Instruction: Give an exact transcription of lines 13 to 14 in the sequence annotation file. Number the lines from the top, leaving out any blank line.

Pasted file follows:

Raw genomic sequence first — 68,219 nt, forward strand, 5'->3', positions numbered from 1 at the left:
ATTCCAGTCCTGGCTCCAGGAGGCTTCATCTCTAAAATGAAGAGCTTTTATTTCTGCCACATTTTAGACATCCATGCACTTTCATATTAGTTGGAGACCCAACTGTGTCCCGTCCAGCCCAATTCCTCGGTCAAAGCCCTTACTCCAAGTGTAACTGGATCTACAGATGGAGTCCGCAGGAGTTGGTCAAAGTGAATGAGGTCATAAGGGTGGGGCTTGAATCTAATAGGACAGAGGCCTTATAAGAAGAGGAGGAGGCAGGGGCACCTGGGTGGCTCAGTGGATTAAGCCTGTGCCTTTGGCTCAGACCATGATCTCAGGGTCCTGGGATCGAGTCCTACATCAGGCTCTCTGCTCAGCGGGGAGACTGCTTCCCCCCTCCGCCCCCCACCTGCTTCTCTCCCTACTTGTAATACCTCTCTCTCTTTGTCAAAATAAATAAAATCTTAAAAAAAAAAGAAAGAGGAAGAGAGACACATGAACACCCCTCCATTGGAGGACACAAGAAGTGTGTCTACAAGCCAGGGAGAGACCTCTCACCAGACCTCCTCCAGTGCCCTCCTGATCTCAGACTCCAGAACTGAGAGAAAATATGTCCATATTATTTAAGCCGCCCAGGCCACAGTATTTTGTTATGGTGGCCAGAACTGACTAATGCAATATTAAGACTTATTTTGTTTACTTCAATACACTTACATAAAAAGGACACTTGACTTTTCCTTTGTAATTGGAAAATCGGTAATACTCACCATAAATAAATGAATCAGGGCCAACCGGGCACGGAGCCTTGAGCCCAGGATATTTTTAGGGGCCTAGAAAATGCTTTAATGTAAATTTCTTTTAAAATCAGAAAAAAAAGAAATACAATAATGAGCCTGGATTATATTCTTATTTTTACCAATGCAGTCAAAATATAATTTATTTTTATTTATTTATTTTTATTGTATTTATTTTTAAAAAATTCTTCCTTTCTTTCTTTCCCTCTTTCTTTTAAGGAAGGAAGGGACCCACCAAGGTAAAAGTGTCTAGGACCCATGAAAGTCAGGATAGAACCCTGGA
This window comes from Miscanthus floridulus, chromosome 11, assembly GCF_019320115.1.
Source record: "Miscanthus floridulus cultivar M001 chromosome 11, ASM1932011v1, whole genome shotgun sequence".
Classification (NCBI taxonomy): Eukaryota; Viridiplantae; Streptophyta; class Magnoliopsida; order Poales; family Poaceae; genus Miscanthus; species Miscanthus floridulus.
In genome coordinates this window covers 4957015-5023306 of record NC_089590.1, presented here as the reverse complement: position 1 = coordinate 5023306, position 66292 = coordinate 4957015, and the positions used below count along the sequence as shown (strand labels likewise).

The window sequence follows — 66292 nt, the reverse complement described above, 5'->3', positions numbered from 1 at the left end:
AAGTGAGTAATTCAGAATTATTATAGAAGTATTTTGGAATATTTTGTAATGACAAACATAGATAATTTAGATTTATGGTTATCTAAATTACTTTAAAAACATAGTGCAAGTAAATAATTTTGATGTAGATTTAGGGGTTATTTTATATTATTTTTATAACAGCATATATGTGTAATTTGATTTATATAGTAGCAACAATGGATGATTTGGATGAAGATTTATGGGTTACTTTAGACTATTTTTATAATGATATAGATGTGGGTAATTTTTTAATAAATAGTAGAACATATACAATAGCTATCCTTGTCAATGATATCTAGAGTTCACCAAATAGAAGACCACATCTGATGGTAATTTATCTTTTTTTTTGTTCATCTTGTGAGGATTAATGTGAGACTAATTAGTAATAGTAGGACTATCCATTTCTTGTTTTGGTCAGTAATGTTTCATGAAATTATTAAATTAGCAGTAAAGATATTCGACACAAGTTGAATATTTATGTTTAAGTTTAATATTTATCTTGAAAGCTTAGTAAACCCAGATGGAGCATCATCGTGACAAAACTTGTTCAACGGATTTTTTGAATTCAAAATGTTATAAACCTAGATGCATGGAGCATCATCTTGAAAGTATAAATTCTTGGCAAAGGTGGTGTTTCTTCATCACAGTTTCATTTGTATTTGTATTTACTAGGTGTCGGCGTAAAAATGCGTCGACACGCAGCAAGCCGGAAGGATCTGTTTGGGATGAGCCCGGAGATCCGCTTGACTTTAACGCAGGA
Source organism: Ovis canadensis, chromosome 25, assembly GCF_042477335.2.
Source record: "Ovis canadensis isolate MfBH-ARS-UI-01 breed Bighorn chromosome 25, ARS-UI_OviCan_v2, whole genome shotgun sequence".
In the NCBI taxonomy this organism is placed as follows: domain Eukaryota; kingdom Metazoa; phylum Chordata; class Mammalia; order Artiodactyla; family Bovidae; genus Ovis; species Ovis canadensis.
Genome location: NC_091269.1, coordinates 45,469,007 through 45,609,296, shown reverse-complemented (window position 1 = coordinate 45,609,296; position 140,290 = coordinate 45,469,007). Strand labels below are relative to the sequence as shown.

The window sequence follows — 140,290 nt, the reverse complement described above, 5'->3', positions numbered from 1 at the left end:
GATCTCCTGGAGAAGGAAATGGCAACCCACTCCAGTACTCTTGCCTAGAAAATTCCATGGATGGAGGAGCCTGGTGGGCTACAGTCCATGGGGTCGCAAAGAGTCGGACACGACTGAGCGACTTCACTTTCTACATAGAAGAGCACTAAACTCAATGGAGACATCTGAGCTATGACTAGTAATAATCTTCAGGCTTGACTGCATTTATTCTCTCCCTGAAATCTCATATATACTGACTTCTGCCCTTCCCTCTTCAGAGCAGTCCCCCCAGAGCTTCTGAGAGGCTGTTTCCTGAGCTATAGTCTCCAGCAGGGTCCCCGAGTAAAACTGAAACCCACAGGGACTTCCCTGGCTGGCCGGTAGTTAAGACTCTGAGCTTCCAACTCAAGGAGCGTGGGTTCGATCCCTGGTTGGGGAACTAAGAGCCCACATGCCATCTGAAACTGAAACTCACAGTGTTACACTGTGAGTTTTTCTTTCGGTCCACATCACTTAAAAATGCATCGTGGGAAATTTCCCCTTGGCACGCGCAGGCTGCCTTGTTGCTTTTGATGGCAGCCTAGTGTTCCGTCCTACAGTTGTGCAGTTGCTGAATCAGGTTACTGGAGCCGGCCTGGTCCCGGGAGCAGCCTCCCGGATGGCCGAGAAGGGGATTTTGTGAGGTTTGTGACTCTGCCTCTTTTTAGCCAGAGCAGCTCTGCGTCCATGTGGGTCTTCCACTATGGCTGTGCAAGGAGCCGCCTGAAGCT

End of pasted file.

The window sequence follows — 140,290 nt, the reverse complement described above, 5'->3', positions numbered from 1 at the left end:
GATCTCCTGGAGAAGGAAATGGCAACCCACTCCAGTACTCTTGCCTAGAAAATTCCATGGATGGAGGAGCCTGGTGGGCTACAGTCCATGGGGTCGCAAAGAGTCGGACACGACTGAGCGACTTCACTTTCTACATAGAAGAGCACTAAACTCAATGGAGACATCTGAGCTATGACTAGTAATAATCTTCAGGCTTGACTGCATTTATTCTCTCCCTGAAATCTCATATATACTGACTTCTGCCCTTCCCTCTTCAGAGCAGTCCCCCCAGAGCTTCTGAGAGGCTGTTTCCTGAGCTATAGTCTCCAGCAGGGTCCCCGAGTAAAACTGAAACCCACAGGGACTTCCCTGGCTGGCCGGTAGTTAAGACTCTGAGCTTCCAACTCAAGGAGCGTGGGTTCGATCCCTGGTTGGGGAACTAAGAGCCCACATGCCATCTGAAACTGAAACTCACAGTGTTACACTGTGAGTTTTTCTTTCGGTCCACATCACTTAAAAATGCATCGTGGGAAATTTCCCCTTGGCACGCGCAGGCTGCCTTGTTGCTTTTGATGGCAGCCTAGTGTTCCGTCCTACAGTTGTGCAGTTGCTGAATCAGGTTACTGGAGCCGGCCTGGTCCCGGGAGCAGCCTCCCGGATGGCCGAGAAGGGGATTTTGTGAGGTTTGTGACTCTGCCTCTTTTTAGCCAGAGCAGCTCTGCGTCCATGTGGGTCTTCCACTATGGCTGTGCAAGGAGCCGCCTGAAGCT